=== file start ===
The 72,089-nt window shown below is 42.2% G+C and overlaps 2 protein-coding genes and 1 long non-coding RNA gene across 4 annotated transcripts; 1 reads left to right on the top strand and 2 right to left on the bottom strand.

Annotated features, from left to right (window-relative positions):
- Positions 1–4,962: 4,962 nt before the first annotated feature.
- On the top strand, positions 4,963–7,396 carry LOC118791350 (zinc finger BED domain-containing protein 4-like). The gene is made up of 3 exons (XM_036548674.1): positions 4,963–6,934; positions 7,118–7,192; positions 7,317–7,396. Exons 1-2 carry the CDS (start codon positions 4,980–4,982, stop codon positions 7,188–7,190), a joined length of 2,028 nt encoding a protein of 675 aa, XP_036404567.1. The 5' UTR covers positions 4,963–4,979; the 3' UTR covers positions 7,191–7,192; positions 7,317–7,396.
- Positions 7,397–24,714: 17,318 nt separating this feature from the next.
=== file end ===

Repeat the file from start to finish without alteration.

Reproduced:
The 72,089-nt window shown below is 42.2% G+C and overlaps 2 protein-coding genes and 1 long non-coding RNA gene across 4 annotated transcripts; 1 reads left to right on the top strand and 2 right to left on the bottom strand.

Annotated features, from left to right (window-relative positions):
- Positions 1–4,962: 4,962 nt before the first annotated feature.
- On the top strand, positions 4,963–7,396 carry LOC118791350 (zinc finger BED domain-containing protein 4-like). The gene is made up of 3 exons (XM_036548674.1): positions 4,963–6,934; positions 7,118–7,192; positions 7,317–7,396. Exons 1-2 carry the CDS (start codon positions 4,980–4,982, stop codon positions 7,188–7,190), a joined length of 2,028 nt encoding a protein of 675 aa, XP_036404567.1. The 5' UTR covers positions 4,963–4,979; the 3' UTR covers positions 7,191–7,192; positions 7,317–7,396.
- Positions 7,397–24,714: 17,318 nt separating this feature from the next.